I am here!
Living. In. Buenos. Aires.
I don’t think I have ever in my life been more outside my comfort-zone. Moving from tiny Ashland and small Loveland, to Buenos Aires (the 10th largest city in the world with 13 million inhabitants) is quite the change. I ride colectivos (buses) and subtes (subways) everyday and in order to find anything but skyscrapers you have to go to a park. But yes, that is like any large city in the US. However here (as you may have guessed) everyone speaks Castellano, with a very distinct Argentine accent. The “ll” and “y” in words are pronounced like “sh”. So calle becomes cashe and ayuda is ashuda. They also speak so quickly that a sentence easily transforms into one long word. About half of the people here speak do not english including the Argentine family I live with.
My first evening I was incredibly overwhelmed. I could not quite fathom that I had actually made the decision to move here and was unable to deal with all the stimulus I was taking in. When my host mom, Marita, picked me up from the hotel where I was with all the other study abroad students my stomach was down at my knees. I was so nervous and scared that the first thing she said (after the customary kiss on the cheek) was “estás temida!” I have learned when I get into situations where I am expected to know Spanish or get nervous my brain completely freezes. I forget all the Spanish I have ever learned and my tounge locks up in my mouth. I am completely useless. This is how the taxi ride to the apartment felt. Marita kept talking to me and I kept nodding having absolutely know clue what she was saying while simultaneously having an internal panic attack.
We got to the house and I spent a couple hours setting up my room before dinner. La cena was with Sol, my 20 year old sister, her boyfriend Mateo and Marita. Everyone was so nice, welcoming, and friendly, but again I was so nervous and exhausted I just sat and let the conversation flow around me (looking ridiculous when a question was directed at me). After dinner I facetimed back to the states, freaking out and just getting lost in this completely overwhelming situation I had put myself in. I made a wonderful decision that evening to go to bed early and sleep. (Sleep is a magical thing when you’re traveling long distances). End: Day 1.
Now I am about to finish day seven, I have been living here for an entire week! What an eventful week it has been. I am already 100x’s more comfortable with the language. I still have a LONG way to go, but a lot of progress has been made. I am able to particpate much more in dinner conversations and actually understand about 70(ish)% of the things my host family says to me. Who by the way I love. Sol and Luli, my 24 year old host sister, are great. They are patient with my speaking and are excited to give me lists of good bars and clubs, look at photos, and talk to me about the city. Tomas, my 17 year old brother, is an avid soccer fan. A bit more quiet (I mean he lives with 3, now 4, other women) but funny and awesome to watch the games with. Marita is wonderful. Concerned about my safety, cooks yummy dinners, and helped me get an Argentine phone, which was an absolute headache.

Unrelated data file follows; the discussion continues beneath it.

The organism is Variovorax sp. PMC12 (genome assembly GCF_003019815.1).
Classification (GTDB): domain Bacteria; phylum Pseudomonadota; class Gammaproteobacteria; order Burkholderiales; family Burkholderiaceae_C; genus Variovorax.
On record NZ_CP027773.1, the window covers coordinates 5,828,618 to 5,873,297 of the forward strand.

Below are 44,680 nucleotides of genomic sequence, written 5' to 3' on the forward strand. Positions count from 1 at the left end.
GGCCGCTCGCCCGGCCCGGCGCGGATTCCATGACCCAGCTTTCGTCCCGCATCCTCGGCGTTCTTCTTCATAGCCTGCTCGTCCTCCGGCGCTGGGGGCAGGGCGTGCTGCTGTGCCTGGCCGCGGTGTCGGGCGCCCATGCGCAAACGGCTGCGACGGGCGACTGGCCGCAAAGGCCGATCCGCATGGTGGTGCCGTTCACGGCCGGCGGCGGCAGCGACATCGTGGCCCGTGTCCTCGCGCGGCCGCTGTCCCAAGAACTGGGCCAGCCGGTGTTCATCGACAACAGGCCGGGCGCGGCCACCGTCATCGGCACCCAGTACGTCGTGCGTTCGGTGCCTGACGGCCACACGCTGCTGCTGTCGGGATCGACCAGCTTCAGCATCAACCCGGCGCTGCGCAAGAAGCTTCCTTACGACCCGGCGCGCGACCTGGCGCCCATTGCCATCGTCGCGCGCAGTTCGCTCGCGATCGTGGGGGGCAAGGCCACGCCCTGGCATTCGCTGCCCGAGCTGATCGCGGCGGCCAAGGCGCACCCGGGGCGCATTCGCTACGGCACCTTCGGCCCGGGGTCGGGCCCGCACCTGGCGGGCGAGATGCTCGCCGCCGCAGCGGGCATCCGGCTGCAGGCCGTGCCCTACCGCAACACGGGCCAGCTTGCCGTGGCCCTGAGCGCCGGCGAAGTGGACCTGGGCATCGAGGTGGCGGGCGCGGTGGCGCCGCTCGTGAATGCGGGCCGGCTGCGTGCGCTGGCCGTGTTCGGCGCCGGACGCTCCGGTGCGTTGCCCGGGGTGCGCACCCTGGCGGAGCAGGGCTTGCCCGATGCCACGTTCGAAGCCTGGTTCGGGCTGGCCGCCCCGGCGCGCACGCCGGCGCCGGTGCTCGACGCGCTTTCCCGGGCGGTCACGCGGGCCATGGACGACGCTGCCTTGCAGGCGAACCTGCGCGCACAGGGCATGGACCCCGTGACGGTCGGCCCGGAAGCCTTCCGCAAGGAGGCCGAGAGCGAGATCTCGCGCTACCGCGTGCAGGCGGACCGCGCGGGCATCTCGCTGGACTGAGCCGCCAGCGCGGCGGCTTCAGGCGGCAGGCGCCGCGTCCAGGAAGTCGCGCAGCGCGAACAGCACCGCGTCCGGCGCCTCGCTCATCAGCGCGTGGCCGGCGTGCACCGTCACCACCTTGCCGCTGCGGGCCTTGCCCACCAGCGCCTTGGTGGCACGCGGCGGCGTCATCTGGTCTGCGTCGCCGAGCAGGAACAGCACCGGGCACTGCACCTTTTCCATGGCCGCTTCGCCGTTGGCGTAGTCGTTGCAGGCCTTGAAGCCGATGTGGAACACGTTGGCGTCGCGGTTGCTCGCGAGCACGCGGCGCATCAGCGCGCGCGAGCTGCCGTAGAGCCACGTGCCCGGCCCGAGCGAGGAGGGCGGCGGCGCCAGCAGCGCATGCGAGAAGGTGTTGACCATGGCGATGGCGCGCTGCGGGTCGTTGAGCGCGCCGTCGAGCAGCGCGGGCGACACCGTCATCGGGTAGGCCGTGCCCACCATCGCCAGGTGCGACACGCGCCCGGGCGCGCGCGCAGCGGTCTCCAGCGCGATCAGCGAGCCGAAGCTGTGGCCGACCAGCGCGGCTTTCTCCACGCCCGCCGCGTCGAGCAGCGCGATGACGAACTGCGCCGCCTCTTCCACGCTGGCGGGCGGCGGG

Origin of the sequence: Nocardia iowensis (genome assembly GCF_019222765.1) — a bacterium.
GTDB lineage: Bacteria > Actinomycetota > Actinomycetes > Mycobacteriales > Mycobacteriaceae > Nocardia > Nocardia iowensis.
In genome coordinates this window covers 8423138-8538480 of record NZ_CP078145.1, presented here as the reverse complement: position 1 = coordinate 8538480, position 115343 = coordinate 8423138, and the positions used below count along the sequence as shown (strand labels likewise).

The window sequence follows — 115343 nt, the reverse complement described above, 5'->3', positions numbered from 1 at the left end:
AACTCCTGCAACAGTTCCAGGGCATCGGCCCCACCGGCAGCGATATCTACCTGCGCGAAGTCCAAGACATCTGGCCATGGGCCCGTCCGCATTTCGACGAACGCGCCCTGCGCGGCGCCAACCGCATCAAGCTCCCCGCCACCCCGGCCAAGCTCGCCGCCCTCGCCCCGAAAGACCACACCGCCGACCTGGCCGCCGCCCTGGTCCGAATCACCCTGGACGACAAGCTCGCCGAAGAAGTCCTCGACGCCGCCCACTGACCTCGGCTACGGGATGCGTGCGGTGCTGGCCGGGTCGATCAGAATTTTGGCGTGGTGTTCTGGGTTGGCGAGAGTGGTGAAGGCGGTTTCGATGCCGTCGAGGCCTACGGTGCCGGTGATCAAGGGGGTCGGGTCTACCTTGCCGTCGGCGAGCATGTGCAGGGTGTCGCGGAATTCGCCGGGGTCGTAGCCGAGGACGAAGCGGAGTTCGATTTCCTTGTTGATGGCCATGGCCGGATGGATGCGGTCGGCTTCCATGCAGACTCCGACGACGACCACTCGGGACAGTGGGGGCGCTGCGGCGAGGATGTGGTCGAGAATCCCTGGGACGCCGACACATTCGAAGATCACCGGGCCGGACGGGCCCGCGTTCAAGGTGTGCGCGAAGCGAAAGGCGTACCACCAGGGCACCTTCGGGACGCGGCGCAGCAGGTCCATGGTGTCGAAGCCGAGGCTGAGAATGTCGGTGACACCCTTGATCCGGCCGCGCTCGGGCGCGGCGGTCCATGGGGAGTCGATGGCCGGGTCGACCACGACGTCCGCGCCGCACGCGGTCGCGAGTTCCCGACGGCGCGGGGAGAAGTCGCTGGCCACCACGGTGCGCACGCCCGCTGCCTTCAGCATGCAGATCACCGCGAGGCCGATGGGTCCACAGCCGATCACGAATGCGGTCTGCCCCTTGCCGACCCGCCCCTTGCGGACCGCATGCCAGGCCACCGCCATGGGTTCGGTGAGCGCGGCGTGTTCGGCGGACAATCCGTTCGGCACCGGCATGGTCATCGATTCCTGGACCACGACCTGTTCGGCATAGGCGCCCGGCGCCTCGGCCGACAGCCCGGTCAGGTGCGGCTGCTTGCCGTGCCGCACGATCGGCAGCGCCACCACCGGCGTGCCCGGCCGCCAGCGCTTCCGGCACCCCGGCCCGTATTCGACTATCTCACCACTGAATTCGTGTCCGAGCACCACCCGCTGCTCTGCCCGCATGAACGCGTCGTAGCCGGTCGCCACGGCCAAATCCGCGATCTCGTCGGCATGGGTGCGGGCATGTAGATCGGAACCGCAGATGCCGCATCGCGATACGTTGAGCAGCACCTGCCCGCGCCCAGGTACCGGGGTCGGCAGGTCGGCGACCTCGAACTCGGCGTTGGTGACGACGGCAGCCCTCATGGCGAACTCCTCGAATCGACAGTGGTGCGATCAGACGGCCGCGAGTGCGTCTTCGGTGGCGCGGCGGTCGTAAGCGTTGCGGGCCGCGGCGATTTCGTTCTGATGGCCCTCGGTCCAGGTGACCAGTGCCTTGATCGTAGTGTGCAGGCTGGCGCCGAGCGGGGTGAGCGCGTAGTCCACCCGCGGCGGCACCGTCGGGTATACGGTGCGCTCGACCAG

I have also gone on a tour of the city, taken a tango class, tasted mate (the national drink – it’s tea), cooked empanadas and alfajores, learned new Argentine games, made great friends also in the study abroad program, and am slowly getting orientated about the city.
But there is some sort of surprise every day, for example:
(A small introduction) The legal exchange rate between an Argentine peso and US dollar is about 8%, i.e. one US dollar is worth 8 pesos. There is a blue dollar rate which is 13%, which is illegal but very commonly used. However you must have cash to obtain the blue dollar rate. There is an app, Xoom, that allows you to link a bank account and pick up money for a rate in between the blue dollar and legal rate- right now about 11.3%.
Today Kayli, a girl in my program, and I embarked on finding the place where you pick up the cash that you exchanged thru Xoom. We finally found the little office off Corrientes, the street that never sleeps, and successfully picked up my money. As we were walking back on this extremely crowded street I felt something clock me in the back of the head, hard. “What the…” I look and can find nothing that I can attribute to whatever smashed into the back of my head. I keep walking and yelp as someONE slaps me in the back. I turn more quickly this time and catch this 10 year old girl quickly looking away and withdrawing her hand. I shake my head, but keep walking as she looks a little mentally disabled. Kayli and I are throughly confused at this point, but continue walking down the street, when for a third time, I get slapped on the head. I quickly turn and without thinking give the girl a shove and tell her knock it off. The two kids she is with start apologizing and shake both of our hands. As we start to walk away, one of the kids who JUST apologized hits Kayli. We start sprint walking away, not knowing what else to do, cross the street, and literally break down in tears because we are laughing so hard at the absurdity of what just happened. My back was stinging and sure enough, there was a vivid handprint from where the girl had slapped me. The whole rest of the way home we kept checking our backs, sure that someone would hit us again as we were walking. Even now I can almost not think about the situation without laughing, from our confusion to finally determining what was actually going on. After we got back to the house, Marita explained they were trying to pickpocket us by distracting us. Yes getting clubbed in the head is definitely distraction, but luckily they were unsuccessful.